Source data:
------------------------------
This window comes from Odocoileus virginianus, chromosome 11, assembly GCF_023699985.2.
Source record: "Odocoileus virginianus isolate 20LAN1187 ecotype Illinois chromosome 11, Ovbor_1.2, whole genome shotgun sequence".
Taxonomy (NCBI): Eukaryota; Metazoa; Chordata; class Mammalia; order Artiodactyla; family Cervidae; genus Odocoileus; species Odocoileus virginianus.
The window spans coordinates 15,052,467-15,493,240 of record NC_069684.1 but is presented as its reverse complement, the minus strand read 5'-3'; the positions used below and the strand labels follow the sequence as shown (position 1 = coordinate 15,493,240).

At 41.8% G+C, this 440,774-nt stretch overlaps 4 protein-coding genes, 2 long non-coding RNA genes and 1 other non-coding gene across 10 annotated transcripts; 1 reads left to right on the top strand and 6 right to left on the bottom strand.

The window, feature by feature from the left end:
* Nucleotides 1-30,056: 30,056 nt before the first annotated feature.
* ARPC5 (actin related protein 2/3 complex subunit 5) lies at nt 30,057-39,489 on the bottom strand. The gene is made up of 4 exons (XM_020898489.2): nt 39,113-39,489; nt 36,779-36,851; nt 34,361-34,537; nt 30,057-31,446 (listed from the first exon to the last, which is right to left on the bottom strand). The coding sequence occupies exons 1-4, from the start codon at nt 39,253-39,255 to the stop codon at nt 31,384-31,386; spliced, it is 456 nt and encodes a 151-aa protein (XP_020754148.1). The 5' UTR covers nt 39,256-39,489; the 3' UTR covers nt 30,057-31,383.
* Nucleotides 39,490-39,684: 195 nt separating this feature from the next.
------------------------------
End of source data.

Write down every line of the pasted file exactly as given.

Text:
This window comes from Odocoileus virginianus, chromosome 11, assembly GCF_023699985.2.
Source record: "Odocoileus virginianus isolate 20LAN1187 ecotype Illinois chromosome 11, Ovbor_1.2, whole genome shotgun sequence".
Taxonomy (NCBI): Eukaryota; Metazoa; Chordata; class Mammalia; order Artiodactyla; family Cervidae; genus Odocoileus; species Odocoileus virginianus.
The window spans coordinates 15,052,467-15,493,240 of record NC_069684.1 but is presented as its reverse complement, the minus strand read 5'-3'; the positions used below and the strand labels follow the sequence as shown (position 1 = coordinate 15,493,240).

At 41.8% G+C, this 440,774-nt stretch overlaps 4 protein-coding genes, 2 long non-coding RNA genes and 1 other non-coding gene across 10 annotated transcripts; 1 reads left to right on the top strand and 6 right to left on the bottom strand.

The window, feature by feature from the left end:
* Nucleotides 1-30,056: 30,056 nt before the first annotated feature.
* ARPC5 (actin related protein 2/3 complex subunit 5) lies at nt 30,057-39,489 on the bottom strand. The gene is made up of 4 exons (XM_020898489.2): nt 39,113-39,489; nt 36,779-36,851; nt 34,361-34,537; nt 30,057-31,446 (listed from the first exon to the last, which is right to left on the bottom strand). The coding sequence occupies exons 1-4, from the start codon at nt 39,253-39,255 to the stop codon at nt 31,384-31,386; spliced, it is 456 nt and encodes a 151-aa protein (XP_020754148.1). The 5' UTR covers nt 39,256-39,489; the 3' UTR covers nt 30,057-31,383.
* Nucleotides 39,490-39,684: 195 nt separating this feature from the next.